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Cablegate: Leyla Zana Trial - Like Deja Vu All Over Again

This record is a partial extract of the original cable. The full text of the original cable is not available.

271011Z Feb 04

C O N F I D E N T I A L ANKARA 001155



E.O. 12958: DECL: 02/27/2005


(U) Classified by Polcouns John Kunstadter; E.O. 12958
reasons 1.5 b and d.

1. (U) An Ankara State Security Court February 20 ruled, for
the 11th consecutive time, against a defense request to
release Leyla Zana and three other Kurdish former MPs for the
duration of their retrial. The decision came after lead
defense attorney Yusuf Alatas argued, as he has in past
hearings, that the court should be compelled to release the
defendants because their original conviction was ruled
improper by the European Court of Human Rights (ECHR).
Alatas further argued that the speeches that led to the
charges against his clients could no longer be considered
criminal under recent EU-related legislative reforms.

2. (U) The defendants -- Leyla Zana, Hatip Dicle, Orhan
Dogan, and Selim Sadak -- are former members of the
pro-Kurdish independence Democracy Party. They were
convicted in a controversial 1994 trial of membership in an
illegal organization (the PKK). Their retrial, which began
March 2003, is the first retrial under recent reform
legislation allowing convicts who win their appeal to the
ECHR to receive a new trial in a Turkish court. At each of
the 11 hearings of the case, the court has refused a defense
request to release the defendants.

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3. (U) After the February 20 hearing, Joost Lajendik,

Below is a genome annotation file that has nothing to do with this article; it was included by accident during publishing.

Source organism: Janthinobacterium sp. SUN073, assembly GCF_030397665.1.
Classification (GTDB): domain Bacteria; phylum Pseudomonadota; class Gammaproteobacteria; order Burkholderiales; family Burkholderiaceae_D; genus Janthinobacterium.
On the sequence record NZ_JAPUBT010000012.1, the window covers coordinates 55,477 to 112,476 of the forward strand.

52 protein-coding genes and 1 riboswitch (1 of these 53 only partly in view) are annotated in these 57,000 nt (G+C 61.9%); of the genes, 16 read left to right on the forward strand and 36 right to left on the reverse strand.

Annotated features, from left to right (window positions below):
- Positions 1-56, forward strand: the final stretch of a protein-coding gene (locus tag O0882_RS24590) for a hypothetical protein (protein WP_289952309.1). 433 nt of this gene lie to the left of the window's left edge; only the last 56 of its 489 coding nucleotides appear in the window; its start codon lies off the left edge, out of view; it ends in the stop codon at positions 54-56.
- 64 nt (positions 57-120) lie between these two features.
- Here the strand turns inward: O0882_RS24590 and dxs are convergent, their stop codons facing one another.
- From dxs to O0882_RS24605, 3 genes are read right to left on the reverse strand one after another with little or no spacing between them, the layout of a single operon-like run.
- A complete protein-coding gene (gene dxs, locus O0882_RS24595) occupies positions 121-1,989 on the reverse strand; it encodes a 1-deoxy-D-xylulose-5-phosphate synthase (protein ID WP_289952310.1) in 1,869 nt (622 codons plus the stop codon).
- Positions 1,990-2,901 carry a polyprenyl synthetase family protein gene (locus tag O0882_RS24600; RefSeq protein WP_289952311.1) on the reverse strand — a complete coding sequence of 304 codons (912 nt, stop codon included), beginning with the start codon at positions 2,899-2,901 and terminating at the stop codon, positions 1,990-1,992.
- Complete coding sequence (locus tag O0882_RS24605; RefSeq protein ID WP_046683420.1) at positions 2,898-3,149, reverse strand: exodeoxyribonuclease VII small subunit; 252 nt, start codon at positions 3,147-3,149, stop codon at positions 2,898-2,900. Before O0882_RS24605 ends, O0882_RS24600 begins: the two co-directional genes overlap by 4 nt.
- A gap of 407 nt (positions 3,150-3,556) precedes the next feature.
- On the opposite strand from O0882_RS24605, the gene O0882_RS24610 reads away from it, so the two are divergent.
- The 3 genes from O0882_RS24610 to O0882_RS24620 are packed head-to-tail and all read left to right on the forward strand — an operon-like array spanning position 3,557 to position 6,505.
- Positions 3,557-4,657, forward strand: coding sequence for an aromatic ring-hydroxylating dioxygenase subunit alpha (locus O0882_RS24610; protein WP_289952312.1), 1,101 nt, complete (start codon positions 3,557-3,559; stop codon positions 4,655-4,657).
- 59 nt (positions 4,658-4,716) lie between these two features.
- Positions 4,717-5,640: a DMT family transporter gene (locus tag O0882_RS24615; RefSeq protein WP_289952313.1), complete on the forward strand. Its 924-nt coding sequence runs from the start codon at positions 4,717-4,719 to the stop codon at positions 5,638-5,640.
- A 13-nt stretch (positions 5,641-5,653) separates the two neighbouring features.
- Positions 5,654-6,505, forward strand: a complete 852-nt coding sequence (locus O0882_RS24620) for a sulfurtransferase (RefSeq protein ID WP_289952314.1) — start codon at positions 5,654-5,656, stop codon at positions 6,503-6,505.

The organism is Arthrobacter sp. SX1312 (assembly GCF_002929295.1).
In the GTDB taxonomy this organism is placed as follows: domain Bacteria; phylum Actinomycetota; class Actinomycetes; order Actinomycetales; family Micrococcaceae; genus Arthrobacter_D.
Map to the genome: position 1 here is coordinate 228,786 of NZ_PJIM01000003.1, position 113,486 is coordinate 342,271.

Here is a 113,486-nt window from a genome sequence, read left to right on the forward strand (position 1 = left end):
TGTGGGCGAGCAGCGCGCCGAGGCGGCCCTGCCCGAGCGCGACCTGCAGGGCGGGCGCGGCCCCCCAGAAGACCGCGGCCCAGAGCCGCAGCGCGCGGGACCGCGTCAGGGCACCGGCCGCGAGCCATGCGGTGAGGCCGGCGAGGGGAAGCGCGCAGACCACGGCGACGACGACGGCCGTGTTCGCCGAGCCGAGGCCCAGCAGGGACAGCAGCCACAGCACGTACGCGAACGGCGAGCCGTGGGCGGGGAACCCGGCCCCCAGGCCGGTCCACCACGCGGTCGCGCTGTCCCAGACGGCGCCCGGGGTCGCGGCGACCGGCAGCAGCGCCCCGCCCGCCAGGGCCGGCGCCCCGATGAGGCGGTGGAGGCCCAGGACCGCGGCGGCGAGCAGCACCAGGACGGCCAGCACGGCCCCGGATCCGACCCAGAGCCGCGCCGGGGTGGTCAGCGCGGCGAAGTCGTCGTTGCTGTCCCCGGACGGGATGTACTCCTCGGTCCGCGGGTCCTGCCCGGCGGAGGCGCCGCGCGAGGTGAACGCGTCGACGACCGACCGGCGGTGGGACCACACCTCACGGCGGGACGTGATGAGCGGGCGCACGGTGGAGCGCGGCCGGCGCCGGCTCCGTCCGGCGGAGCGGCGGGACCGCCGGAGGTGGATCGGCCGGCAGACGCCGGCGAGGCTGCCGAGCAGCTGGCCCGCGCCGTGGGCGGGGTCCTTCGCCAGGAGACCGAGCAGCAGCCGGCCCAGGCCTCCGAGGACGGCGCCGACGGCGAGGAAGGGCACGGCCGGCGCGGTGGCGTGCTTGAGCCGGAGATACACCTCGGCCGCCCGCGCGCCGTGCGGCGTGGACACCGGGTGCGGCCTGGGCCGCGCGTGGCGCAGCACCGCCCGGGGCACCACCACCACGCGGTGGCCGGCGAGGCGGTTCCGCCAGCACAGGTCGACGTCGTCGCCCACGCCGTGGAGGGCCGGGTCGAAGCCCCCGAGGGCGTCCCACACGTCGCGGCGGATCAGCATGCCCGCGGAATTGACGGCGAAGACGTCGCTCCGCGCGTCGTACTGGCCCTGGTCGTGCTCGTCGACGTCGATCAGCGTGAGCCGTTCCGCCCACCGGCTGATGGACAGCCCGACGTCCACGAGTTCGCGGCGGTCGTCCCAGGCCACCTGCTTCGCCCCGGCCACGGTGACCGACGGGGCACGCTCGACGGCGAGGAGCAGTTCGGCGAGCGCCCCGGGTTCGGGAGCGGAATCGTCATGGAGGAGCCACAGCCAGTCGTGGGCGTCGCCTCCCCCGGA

co-president of the Turkey-European Parliament Joint
Parliamentary Commission, told reporters on the courthouse
steps that he was disappointed with the court's decision
against release. Calling on Turkish judges and prosecutors
to act in accordance with the spirit of GOT legislative
reform, Lajendik said the Turkish judiciary must choose
whether to adhere to the old Turkey ("the Kemalist
straightjacket" in the words of one contact who watched the
press briefing with us) or join the new Turkey. Lajendik
added that the GOT bears the equally important responsibility
to create the conditions under which the judiciary will
choose the new Turkey.


4. (C) This trial has taken on a "Groundhog Day" quality, as
the defense repeats its critique of the court's conduct and
the court continues to deny release. Very little of what
takes place in the courtroom bears any direct relation to the
charges against the defendants, so it is therefore difficult
to estimate how much longer the trial will last. However, at
the conclusion of this past session the defense pointedly
stated that it has nothing left to say, so a verdict may be
near. We believe the court will convict, but however the
judges rule the losing side will appeal. A final decision is
unlikely to be reached before the sentences of the defendants
run out in 2005.


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